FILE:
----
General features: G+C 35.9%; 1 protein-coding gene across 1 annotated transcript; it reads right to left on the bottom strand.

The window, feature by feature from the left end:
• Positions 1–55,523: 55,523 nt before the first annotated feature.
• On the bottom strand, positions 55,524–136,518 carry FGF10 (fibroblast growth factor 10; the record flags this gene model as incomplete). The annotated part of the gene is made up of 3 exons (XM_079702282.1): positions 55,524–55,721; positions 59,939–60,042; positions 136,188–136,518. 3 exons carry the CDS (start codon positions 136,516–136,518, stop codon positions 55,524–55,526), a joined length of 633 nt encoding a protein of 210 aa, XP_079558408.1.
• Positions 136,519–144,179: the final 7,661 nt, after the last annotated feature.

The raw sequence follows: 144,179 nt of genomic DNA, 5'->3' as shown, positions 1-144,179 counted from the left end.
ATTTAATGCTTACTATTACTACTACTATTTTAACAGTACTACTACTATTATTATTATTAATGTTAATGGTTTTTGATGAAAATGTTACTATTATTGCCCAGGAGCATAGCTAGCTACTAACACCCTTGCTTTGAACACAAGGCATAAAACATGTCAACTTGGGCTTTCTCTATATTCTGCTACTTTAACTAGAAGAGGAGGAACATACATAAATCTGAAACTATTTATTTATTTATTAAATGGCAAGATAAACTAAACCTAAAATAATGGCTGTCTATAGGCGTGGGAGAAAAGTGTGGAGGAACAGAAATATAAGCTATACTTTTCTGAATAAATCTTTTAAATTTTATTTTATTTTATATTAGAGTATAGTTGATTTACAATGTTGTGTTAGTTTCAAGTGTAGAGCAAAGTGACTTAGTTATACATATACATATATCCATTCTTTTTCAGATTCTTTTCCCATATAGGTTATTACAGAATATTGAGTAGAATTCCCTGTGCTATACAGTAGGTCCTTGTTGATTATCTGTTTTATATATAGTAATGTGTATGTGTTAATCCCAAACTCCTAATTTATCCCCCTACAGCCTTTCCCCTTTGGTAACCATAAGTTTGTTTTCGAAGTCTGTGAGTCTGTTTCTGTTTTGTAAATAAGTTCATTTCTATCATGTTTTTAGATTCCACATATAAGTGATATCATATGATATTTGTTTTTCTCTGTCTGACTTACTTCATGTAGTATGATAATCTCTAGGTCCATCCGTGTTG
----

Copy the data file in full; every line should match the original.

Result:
General features: G+C 35.9%; 1 protein-coding gene across 1 annotated transcript; it reads right to left on the bottom strand.

The window, feature by feature from the left end:
• Positions 1–55,523: 55,523 nt before the first annotated feature.
• On the bottom strand, positions 55,524–136,518 carry FGF10 (fibroblast growth factor 10; the record flags this gene model as incomplete). The annotated part of the gene is made up of 3 exons (XM_079702282.1): positions 55,524–55,721; positions 59,939–60,042; positions 136,188–136,518. 3 exons carry the CDS (start codon positions 136,516–136,518, stop codon positions 55,524–55,526), a joined length of 633 nt encoding a protein of 210 aa, XP_079558408.1.
• Positions 136,519–144,179: the final 7,661 nt, after the last annotated feature.

The raw sequence follows: 144,179 nt of genomic DNA, 5'->3' as shown, positions 1-144,179 counted from the left end.
ATTTAATGCTTACTATTACTACTACTATTTTAACAGTACTACTACTATTATTATTATTAATGTTAATGGTTTTTGATGAAAATGTTACTATTATTGCCCAGGAGCATAGCTAGCTACTAACACCCTTGCTTTGAACACAAGGCATAAAACATGTCAACTTGGGCTTTCTCTATATTCTGCTACTTTAACTAGAAGAGGAGGAACATACATAAATCTGAAACTATTTATTTATTTATTAAATGGCAAGATAAACTAAACCTAAAATAATGGCTGTCTATAGGCGTGGGAGAAAAGTGTGGAGGAACAGAAATATAAGCTATACTTTTCTGAATAAATCTTTTAAATTTTATTTTATTTTATATTAGAGTATAGTTGATTTACAATGTTGTGTTAGTTTCAAGTGTAGAGCAAAGTGACTTAGTTATACATATACATATATCCATTCTTTTTCAGATTCTTTTCCCATATAGGTTATTACAGAATATTGAGTAGAATTCCCTGTGCTATACAGTAGGTCCTTGTTGATTATCTGTTTTATATATAGTAATGTGTATGTGTTAATCCCAAACTCCTAATTTATCCCCCTACAGCCTTTCCCCTTTGGTAACCATAAGTTTGTTTTCGAAGTCTGTGAGTCTGTTTCTGTTTTGTAAATAAGTTCATTTCTATCATGTTTTTAGATTCCACATATAAGTGATATCATATGATATTTGTTTTTCTCTGTCTGACTTACTTCATGTAGTATGATAATCTCTAGGTCCATCCGTGTTG